Schisms within the “professing” Church during the 5th, 6th and 7th centuries eventually led to the “Great Schism” of the 11th Century that saw a deep divide between the Western Church headquartered in Rome and the Eastern Church headquartered in Constantinople. That division included many bloody battles with Christians killing Christians, each side believing it was the continuation of the original Christian Church begun by Jesus Christ and His apostles. The division between East and West, though friendlier today, is still a major division.

The 14th and 15th centuries saw a split within the Catholic Church known as the “Western Schism.” Two men claimed to be the true pope at the same time. The two papal groups were headquartered in Rome and Avignon. The schism was more political than theological and the Council of Constance helped to bring the Western Schism to an end by the close of the 15th Century.

However, the Western Church was not finished with its problems because of deep theological issues. A protest within the Western Church to reform Catholic theology and practice led eventually to the Protestant Reformation of the 16th Century. Some of the seeds of reformation were sowed as early as the 14th Century with leaders like John Wycliffe of England and Jan Hus of the Kingdom of Bohemia.

The Reformation gained great momentum under Martin Luther, a German monk and professor of theology during the 16th Century. He opposed the Catholic practice of selling indulgences stating that salvation was by grace through faith in Jesus Christ (sola fide – by faith alone), not by works. Luther posted his famous Nine-Five Theses in 1517 A. His refusal to retract what he wrote led to the Catholic Church excommunicating him and Emperor Charles V condemning him as an outlaw. Other reformers of the 16th Century included John Calvin and Huldrych Zwingli.

The Reformation led to what is known as Protestantism and a large number of “denominations.” One aspect of theology that most Protestant groups agreed on was a rejection of the Roman Catholic Church claim to be the “true Church of Jesus Christ.” That’s where agreement ends for many Protestants. The fact that there are more than 33,000 Protestant denominations is evidence that they have many disagreements theologically and practically.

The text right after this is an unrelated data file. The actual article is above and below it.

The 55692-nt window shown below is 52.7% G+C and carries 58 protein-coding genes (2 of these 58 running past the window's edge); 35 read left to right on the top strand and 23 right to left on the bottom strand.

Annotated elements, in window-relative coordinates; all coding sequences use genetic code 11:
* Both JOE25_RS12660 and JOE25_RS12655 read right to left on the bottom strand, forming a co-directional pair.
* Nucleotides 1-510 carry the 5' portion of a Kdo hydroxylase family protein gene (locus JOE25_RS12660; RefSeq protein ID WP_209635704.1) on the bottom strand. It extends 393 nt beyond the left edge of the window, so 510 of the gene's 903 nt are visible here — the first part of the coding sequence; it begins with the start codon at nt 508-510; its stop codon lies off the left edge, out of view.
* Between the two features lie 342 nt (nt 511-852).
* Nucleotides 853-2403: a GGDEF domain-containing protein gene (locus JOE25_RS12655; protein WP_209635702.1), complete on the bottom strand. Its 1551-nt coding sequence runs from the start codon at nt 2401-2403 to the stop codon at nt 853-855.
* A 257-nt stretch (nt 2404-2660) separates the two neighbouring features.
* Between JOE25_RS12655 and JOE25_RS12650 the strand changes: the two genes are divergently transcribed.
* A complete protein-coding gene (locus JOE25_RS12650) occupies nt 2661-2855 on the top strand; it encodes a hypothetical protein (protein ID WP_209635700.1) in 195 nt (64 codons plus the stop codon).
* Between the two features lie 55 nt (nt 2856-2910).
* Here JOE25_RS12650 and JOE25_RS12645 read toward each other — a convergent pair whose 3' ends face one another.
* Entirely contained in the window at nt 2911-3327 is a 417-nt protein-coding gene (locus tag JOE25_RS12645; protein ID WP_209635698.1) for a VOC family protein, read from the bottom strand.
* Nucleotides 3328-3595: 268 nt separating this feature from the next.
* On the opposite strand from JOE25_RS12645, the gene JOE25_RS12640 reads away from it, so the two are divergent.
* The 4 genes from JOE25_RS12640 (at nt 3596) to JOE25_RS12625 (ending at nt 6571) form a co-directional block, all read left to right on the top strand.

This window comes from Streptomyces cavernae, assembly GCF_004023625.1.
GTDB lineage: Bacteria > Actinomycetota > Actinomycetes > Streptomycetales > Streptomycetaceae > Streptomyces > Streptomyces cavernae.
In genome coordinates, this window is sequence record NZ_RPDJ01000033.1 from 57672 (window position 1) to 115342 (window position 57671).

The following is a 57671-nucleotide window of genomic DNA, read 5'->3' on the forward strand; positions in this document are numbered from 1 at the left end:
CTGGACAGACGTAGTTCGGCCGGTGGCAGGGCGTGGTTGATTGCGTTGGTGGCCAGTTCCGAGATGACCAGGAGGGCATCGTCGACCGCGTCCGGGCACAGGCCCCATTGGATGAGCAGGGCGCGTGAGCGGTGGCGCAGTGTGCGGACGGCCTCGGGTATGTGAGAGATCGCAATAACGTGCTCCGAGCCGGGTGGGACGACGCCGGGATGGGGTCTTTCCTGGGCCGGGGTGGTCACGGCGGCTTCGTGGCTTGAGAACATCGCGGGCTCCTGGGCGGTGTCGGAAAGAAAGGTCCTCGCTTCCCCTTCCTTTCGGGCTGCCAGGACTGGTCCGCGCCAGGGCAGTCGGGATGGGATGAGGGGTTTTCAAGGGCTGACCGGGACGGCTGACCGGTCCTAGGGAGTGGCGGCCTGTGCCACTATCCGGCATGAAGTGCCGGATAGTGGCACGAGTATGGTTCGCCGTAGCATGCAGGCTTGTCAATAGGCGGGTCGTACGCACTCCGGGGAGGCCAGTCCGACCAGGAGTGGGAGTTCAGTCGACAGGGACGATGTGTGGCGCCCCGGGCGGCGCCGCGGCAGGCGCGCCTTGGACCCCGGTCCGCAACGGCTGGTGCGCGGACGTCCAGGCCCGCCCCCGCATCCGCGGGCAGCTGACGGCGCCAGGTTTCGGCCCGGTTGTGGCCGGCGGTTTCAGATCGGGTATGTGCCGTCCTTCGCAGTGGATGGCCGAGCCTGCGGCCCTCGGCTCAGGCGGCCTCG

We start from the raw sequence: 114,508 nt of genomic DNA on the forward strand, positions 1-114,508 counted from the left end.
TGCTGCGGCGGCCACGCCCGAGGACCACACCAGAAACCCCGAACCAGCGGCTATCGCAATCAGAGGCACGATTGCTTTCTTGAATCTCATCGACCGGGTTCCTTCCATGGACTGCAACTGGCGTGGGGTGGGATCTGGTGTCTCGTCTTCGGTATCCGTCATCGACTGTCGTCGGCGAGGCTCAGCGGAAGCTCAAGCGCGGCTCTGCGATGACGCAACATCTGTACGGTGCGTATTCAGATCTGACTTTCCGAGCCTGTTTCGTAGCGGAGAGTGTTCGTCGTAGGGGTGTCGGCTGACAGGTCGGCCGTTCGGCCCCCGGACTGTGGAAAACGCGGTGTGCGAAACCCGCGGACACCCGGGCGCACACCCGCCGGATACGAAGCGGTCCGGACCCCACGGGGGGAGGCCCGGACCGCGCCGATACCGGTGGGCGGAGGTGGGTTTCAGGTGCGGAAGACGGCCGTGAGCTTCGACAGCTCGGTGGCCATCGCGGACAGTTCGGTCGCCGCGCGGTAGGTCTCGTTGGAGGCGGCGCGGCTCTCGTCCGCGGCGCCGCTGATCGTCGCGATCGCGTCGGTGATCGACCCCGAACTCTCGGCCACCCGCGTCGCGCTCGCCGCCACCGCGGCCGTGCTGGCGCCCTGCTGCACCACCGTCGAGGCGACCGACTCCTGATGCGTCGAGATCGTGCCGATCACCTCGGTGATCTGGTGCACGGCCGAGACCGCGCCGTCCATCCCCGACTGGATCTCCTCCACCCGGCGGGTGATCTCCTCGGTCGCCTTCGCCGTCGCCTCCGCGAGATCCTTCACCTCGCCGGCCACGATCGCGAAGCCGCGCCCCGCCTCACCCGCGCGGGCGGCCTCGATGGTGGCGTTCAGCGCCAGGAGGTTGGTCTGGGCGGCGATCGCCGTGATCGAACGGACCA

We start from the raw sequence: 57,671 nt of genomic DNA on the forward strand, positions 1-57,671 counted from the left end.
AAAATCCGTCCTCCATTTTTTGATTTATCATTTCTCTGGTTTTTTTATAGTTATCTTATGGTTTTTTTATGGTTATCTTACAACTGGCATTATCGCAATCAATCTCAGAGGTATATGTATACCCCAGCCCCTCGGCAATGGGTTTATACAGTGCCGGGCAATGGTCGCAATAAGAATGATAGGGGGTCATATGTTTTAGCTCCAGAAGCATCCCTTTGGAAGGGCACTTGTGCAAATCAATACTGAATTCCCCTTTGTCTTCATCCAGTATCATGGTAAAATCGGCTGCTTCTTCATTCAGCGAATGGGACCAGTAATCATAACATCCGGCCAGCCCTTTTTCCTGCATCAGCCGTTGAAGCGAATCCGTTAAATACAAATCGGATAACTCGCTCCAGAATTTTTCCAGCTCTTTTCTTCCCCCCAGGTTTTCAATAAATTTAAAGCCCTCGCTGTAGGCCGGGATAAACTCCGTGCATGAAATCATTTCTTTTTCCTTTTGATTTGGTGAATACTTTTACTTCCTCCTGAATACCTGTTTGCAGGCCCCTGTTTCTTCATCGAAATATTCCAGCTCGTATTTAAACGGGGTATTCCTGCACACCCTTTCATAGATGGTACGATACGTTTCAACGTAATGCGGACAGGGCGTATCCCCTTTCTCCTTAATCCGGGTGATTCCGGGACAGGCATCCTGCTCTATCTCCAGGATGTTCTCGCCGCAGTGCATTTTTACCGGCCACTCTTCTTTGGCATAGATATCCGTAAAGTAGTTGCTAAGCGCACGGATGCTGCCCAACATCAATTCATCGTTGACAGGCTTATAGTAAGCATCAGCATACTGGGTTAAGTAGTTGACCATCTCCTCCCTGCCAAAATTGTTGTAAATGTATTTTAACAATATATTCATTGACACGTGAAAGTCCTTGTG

Will Christians ever be united again on earth? Most likely not. Will Christians ever be united again? Absolutely. In Heaven. I find no evidence in the Bible that there are thousands of divisions in Heaven based on earthly divisions among God’s people. Some of the last words of Revelation are insightful as to who we will be in Heaven.

“And he showed me a pure river of water of life, clear as crystal, proceeding from the throne of God and of the Lamb. In the middle of its street, and on either side of the river, was the tree of life, which bore twelve fruits, each tree yielding its fruit every month. The leaves of the tree were for the healing of the nations. And there shall be no more curse, but the throne of God and of the Lamb shall be in it, and His servants shall serve Him. They shall see His face, and His name shall be on their foreheads. There shall be no night there: They need no lamp nor light of the sun, for the Lord God gives them light. And they shall reign forever and ever.” Revelation 22:1-5

“His servants shall serve Him. They shall see His face, and His name shall be on their foreheads.”

What name will be on our heads? Baptist? Catholic? Presbyterian? Brethren? Apostolic? Methodist? Orthodox? Pentecostal? Lutheran? Anglican? Episcopal? Reformed? Covenant? Congregational? Mennonite? Missionary? Nazarene? Grace? Gospel? No. The Name on our heads will be His Name. We belong to the Lord God and we will carry His Name into eternity. Not the name of a human division of the Church Jesus is building.

The True Church of Jesus Christ (made up of true believers – those who are truly saved and members of the Body of Christ) is under pressure to do something today that it should not do. The Church is being asked to flip its Unity priorities from Doctrinal-Practical to Practical-Doctrinal.  I’ll explain what that is and how dangerous it is to the health and mission of the Church next time.

“Scripture taken from the New King James Version. Copyright © 1982 by Thomas Nelson, Inc. Used by permission. All rights reserved.”